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28 Jan 2014 14:48
Students not yet registered and who were part of the protests had been charged with criminal behaviour, the university says. (Gallo)
Twenty students were suspended following protests at the University of Johannesburg over a shortage of funds from the National Student Financial Scheme (NSFAS), the institution said on Tuesday.
"Registered students have been suspended pending disciplinary action and/or criminal charges being brought against them," the university said in a statement.
Students not yet registered and who were part of the protests were charged with criminal behaviour, the university said.
The UJ said the students disrupted administrative and registration activities. "The university respects the right of students to protest peacefully, as long as academic and administrative activities are not disrupted and the safety of students and staff is not placed in jeopardy."
Universities were hit by protests on Monday over the shortfalls of the scheme.
Mangosuthu University of Technology and the Durban University of Technology in KwaZulu-Natal also experienced disruptions as a result of the protests.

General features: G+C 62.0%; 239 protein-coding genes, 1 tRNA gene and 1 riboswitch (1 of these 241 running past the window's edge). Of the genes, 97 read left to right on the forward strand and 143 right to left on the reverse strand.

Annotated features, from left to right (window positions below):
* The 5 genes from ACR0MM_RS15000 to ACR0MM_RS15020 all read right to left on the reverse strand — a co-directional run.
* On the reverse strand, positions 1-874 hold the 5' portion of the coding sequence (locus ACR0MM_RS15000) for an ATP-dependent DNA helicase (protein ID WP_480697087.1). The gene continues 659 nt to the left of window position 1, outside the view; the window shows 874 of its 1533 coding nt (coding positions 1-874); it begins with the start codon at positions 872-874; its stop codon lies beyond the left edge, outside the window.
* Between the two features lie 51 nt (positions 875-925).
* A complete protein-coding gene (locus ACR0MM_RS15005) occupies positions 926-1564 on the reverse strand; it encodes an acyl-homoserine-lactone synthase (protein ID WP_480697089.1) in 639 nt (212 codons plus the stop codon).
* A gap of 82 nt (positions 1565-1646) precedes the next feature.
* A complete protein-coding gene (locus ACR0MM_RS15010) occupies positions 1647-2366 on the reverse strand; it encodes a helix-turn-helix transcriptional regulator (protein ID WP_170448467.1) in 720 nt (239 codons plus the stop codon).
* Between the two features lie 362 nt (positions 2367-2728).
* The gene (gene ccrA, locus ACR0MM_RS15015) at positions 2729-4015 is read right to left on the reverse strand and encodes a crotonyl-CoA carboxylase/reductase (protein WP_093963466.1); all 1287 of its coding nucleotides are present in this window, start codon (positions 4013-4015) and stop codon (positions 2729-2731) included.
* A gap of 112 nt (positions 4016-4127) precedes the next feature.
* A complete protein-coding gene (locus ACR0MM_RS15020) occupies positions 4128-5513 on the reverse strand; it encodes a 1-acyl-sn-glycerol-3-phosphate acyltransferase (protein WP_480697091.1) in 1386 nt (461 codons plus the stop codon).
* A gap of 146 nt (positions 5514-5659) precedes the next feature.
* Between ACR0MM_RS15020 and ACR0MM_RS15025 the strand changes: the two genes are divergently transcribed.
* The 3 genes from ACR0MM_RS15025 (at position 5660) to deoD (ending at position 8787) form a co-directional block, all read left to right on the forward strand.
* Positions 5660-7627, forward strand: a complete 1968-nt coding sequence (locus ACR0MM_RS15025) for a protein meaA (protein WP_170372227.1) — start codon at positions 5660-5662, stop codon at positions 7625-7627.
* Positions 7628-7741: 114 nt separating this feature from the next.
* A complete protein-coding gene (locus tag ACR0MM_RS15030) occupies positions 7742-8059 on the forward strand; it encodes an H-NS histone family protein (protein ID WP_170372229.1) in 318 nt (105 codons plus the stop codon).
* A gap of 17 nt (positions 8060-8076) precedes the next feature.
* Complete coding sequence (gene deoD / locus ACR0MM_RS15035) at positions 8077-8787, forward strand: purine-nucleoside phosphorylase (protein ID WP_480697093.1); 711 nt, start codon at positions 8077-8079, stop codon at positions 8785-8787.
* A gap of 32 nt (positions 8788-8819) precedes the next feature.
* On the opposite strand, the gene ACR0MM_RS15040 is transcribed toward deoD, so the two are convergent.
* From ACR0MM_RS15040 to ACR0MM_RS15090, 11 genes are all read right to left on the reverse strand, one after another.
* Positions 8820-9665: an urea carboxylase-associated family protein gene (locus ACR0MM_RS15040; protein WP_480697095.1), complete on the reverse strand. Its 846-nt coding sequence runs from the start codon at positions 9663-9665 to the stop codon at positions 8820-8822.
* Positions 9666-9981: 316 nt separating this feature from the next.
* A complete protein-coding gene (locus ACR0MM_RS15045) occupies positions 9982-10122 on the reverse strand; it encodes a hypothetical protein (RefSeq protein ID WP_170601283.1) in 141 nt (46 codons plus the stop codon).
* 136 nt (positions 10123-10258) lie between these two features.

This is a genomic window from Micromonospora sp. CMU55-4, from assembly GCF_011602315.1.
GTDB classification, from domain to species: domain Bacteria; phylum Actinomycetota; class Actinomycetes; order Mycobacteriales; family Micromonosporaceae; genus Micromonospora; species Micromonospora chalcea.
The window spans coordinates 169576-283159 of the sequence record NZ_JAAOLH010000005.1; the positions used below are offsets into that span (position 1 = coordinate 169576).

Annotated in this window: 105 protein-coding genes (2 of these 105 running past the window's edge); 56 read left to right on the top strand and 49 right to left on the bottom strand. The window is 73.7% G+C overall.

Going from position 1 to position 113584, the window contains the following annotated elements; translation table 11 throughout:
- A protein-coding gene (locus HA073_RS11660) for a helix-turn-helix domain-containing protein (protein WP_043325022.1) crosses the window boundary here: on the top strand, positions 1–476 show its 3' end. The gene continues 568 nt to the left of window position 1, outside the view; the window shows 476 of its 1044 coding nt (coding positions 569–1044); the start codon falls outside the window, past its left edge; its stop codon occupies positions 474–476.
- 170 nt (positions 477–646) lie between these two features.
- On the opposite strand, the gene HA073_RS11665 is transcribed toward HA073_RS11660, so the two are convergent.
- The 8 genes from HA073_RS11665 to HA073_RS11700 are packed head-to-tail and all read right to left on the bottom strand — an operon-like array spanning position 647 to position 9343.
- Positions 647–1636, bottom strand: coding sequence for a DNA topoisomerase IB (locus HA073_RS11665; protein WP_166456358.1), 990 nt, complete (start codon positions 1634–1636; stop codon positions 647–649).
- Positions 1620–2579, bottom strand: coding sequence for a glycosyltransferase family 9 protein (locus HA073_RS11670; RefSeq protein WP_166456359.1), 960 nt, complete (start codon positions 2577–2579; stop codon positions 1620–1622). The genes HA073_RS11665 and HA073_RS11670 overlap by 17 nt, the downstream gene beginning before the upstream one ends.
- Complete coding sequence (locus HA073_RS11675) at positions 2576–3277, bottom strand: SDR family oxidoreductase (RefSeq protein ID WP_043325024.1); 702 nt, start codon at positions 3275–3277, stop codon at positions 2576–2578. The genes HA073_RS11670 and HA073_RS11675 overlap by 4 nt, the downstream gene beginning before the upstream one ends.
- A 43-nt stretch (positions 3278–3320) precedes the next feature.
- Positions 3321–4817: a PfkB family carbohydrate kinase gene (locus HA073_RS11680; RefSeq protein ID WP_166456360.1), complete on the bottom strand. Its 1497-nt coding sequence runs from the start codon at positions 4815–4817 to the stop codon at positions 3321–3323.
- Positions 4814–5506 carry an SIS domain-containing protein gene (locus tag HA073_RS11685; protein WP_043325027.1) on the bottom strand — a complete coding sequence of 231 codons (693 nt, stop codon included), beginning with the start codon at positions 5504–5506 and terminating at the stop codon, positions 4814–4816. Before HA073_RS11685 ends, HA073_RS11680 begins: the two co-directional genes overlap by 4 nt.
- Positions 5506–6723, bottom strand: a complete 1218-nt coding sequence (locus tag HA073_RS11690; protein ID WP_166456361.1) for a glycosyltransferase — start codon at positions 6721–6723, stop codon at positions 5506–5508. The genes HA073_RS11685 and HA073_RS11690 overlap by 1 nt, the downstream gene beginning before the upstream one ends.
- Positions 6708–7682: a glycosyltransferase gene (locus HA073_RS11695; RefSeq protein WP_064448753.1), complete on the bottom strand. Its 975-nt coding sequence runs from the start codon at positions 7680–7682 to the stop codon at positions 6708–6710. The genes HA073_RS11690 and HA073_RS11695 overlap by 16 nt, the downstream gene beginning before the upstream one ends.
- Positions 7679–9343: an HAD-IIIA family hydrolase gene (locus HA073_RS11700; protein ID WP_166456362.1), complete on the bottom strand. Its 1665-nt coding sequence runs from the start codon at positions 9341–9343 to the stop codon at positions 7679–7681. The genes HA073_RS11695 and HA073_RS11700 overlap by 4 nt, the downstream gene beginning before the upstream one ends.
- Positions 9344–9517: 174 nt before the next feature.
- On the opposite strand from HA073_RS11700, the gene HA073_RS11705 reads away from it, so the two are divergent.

Mass student protests
About 100 students demonstrated against the shortages outside the UJ's Kingsway campus after the South African Students Congress (Sasco) on Sunday called for mass student protests.
"No registration at the universities until all students are given equal opportunities," Sasco president Ntuthuko Makhombothi told reporters in Johannesburg.
Makhombothi said the lack of funds prohibited poor prospective students from gaining access to higher learning.
Professor Tinyiko Maluleke, deputy vice-chancellor of internationalisation, student affairs and institutional advancement at UJ, said universities administered funds according to NSFAS guidelines on behalf of the organisation.
"Unfortunately, it goes without saying that universities can only allocate funds which they received from NSFAS," Maluleke said.
"In this case, UJ did not receive sufficient funds to assist all students who qualify for NSFAS funding.
We understand the students' concern and recognise their problem." – Sapa
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